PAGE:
UK Financial Investments (UKFI) has today faced criticism that it is stalling on ditching the government's stake in Royal Bank of Scotland.
In a hearing with the Treasury Committee, James Leigh-Pemberton, chairman for UKFI, and Oliver Holbourn, chief executive for UKFI, were grilled on why they were yet to make a call on what to do with the remaining stake, particularly as the government had already sold some shares in summer 2015.
Holbourn hit back, pointing out a number of unsolved issues circling RBS, such as the value of its impending fine from the US Department of Justice (DoJ) for mis-selling mortgaged-backed securities and the sale of Williams & Glyn, meant calling the right share price to sell at was tricky.
"We are now back, unfortunately, in wait and see mode until these issues are resolved," Holbourn said.
Shareholders at German giant Deutsche Bank recently had a nasty shock when it was revealed that its own DoJ fine on the same issue could potentially set it back as much as $14bn (£11.2bn).
Leigh-Pemberton noted the value of RBS' DoJ fine was very much up in the air, saying the market had speculated that it could be $5bn, $12bn or even more.
However, committee member Jacob Rees-Mogg slammed the responses, remarking that uncertainty was always likely to wobble businesses' share prices and the markets generally factored this in.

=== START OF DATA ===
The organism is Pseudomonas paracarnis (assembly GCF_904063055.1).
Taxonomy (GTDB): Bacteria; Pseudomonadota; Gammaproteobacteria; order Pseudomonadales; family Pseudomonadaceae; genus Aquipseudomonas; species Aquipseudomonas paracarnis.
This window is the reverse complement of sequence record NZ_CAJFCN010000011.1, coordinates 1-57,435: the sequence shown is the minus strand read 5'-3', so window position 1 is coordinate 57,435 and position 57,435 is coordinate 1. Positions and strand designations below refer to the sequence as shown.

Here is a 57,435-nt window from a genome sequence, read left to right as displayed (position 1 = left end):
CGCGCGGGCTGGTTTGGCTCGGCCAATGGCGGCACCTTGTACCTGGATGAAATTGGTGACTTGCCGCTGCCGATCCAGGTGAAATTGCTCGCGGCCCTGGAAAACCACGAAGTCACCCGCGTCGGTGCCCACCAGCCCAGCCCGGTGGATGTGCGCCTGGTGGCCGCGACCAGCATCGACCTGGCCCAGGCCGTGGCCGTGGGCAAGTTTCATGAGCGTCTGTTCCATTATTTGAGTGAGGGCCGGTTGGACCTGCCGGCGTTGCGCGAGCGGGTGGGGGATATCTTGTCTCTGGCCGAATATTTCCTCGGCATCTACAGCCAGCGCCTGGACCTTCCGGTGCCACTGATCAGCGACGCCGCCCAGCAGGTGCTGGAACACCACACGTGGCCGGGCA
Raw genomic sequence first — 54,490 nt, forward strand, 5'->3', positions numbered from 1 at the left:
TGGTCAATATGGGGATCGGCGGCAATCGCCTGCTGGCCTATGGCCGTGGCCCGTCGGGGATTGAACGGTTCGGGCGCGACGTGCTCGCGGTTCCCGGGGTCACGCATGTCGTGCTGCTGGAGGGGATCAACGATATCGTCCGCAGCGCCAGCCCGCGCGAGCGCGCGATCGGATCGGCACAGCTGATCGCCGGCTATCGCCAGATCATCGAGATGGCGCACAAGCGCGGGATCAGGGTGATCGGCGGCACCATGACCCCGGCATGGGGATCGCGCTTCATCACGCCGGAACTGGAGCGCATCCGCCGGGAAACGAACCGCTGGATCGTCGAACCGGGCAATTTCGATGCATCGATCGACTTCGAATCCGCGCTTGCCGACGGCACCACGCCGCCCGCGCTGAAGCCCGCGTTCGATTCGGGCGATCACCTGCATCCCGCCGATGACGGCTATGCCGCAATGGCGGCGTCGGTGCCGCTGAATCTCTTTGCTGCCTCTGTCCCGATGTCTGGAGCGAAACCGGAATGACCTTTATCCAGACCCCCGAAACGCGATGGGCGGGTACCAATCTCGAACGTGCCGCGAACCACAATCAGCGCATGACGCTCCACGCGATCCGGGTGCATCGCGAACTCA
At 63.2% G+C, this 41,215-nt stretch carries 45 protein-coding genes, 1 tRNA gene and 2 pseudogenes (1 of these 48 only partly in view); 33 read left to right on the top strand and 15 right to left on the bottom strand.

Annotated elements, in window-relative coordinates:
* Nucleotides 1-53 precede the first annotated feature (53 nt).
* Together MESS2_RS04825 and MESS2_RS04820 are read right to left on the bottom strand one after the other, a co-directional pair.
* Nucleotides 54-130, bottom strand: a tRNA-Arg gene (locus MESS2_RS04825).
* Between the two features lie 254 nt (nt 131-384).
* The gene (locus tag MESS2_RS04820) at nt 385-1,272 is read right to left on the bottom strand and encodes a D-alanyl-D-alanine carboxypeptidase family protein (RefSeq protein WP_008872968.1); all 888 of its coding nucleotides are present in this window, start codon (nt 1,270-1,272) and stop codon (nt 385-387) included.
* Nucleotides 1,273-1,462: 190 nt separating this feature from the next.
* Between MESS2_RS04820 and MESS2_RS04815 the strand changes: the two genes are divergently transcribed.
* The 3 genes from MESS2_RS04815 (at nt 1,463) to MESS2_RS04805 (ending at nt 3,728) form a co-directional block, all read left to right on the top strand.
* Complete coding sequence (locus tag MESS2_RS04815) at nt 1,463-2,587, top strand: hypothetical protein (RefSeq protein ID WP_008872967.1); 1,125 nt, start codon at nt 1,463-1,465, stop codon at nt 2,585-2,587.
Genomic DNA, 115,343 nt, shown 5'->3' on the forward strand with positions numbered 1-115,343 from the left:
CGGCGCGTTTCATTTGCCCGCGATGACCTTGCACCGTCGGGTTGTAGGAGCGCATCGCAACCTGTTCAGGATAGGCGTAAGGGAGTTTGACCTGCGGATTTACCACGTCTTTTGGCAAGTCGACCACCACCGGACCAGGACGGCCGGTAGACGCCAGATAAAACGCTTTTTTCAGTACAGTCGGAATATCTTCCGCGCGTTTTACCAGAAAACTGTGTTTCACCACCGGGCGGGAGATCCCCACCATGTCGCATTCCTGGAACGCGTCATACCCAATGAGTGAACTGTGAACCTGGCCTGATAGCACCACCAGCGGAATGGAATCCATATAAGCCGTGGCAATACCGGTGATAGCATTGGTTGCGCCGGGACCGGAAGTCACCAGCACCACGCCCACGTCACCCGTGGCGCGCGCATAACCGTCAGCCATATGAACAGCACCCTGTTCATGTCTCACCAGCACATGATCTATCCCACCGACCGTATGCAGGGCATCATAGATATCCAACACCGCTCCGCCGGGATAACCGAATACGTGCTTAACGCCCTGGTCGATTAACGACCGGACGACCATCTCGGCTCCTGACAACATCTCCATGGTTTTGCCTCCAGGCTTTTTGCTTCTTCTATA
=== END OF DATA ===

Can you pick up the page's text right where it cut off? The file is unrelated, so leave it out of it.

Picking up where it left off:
"This seems to me to be a constant argument for doing nothing," Rees-Mogg said.
The UKFI top dogs also pushed back on suggestions it was in the habit of manipulating banks, or being manipulated by government.
"We are allowed to get on with our day-to-day work," said Leigh-Pemberton, adding the level of its so-called "meddling" with the management of the banks it holds shares in was low.
"We are allowed to get on with our job, and, generally speaking, the banks are allowed to get on with theirs," Holbourn added.
UKFI is the company with responsibility for overseeing the sale of assets picked up by government during the fallout from the financial crisis, including the shares in RBS and Lloyds.
Last month, chancellor Philip Hammond revealed plans for government to shed its last remaining shares in Lloyds.